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The Queen's Knight (edition 2008)
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Amazon.com Product Description (ISBN 0593054857, Hardcover)Unique and engrossing, this is a true story of suppressed passion and domestic intrigue at the heart of Victoria’s court.
After an illustrious military career in the Crimean War, during which he won a Victoria Cross, Howard Elphinstone was appointed guardian to Queen Victoria’s favourite son, Prince Arthur, later Duke of Connaught, who was Governor General of Canada from 1911-16. Martyn Downer’s book includes a fascinating account of Arthur’s first trip to Canada in 1869, which took place despite the threat of his assassination by Fenian terrorists intent on revenging the Irish famine. During his eventful tour, Arthur took part in the defence of Canada following the Fenian raid at Saint John in May 1870. With relations between Britain and the United States at low ebb, Elphinstone also took the prince on a controversial tour of America which culminated in a frosty reception from President Ulysses Grant at the White House.
Elphinstone remained in Court until 1890 when he was drowned in a tragic accident. During this period he became one of Queen Victoria’s closest confidants and a father figure to her nine children. His journals and remarkable correspondence with the Queen, much of which is published here for the first time, shed fascinating and intimate new light on the world of the Victorian Court.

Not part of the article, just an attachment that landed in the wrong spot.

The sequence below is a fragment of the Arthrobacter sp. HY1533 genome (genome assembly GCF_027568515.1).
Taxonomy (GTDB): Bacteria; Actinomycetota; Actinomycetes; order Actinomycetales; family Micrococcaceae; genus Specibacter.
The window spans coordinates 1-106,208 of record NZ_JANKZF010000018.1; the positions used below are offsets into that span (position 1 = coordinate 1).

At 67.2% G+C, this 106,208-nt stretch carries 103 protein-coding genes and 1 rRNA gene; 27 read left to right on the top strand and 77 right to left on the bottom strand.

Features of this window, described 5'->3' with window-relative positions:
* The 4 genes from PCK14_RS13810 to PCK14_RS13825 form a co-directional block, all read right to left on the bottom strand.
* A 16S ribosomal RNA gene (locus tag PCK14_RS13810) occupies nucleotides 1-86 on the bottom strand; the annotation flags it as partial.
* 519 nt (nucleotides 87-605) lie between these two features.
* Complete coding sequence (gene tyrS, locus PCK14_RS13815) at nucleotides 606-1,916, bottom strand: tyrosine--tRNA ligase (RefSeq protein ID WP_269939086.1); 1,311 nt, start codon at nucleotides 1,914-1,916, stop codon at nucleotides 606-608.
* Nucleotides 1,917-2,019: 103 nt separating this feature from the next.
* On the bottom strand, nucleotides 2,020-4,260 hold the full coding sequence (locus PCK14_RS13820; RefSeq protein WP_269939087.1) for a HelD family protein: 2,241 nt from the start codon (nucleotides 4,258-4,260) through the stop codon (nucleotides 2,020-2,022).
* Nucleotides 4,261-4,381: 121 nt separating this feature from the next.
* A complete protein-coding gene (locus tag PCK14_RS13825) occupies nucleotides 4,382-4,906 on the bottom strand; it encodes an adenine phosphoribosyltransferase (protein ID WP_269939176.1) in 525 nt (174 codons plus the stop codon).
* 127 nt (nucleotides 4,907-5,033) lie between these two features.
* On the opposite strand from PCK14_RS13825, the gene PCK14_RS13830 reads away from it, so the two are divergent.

The Queen’s Knight is a captivating portrait of the close and affectionate relationship between Victoria and Elphinstone, and sheds new light on the frail human being at the heart of a vast empire.
(retrieved from Amazon Mon, 30 Sep 2013 13:35:23 -0400)
"Sir Howard Elphinstone, dashing military hero of the Crimean War, was awarded the Victoria Cross in 1858 aged just twenty-nine. Handpicked by Queen Victoria and Prince Albert to be governor to their third son, Prince Arthur, Elphinstone made an uncertain beginning at court, settling uncomfortably within its aristocratic cliques and clashing frequently with the impassioned Queen. but after Albert's death in 1861, Elphinstone became not only a surrogate father to Arthur, but also Victoria's most trusted confidant. Like their mother, the royal children turned increasingly to Elphinstone for help and advice, none more so than Princess Victoria, later Empress of Germany, who embroiled him in her dangerous scheming against the Prussian court." "Elphinstone's diaries and his prolific correspondence with the Queen shed remarkable new light on her complex personality and on life inside her court. His story portrays in vivid and affecting detail the bitter rivalries and series of tragedies which rocked the palace during the years of the Queen's long seclusion following Albert's death. It reveals the shocking effects of Prince Leopold's bleeding attacks, the security alarm caused by Irish republicans, and the truth behind Victoria's most notorious servant, John Brown."--BOOK JACKET.
(summary from another edition)
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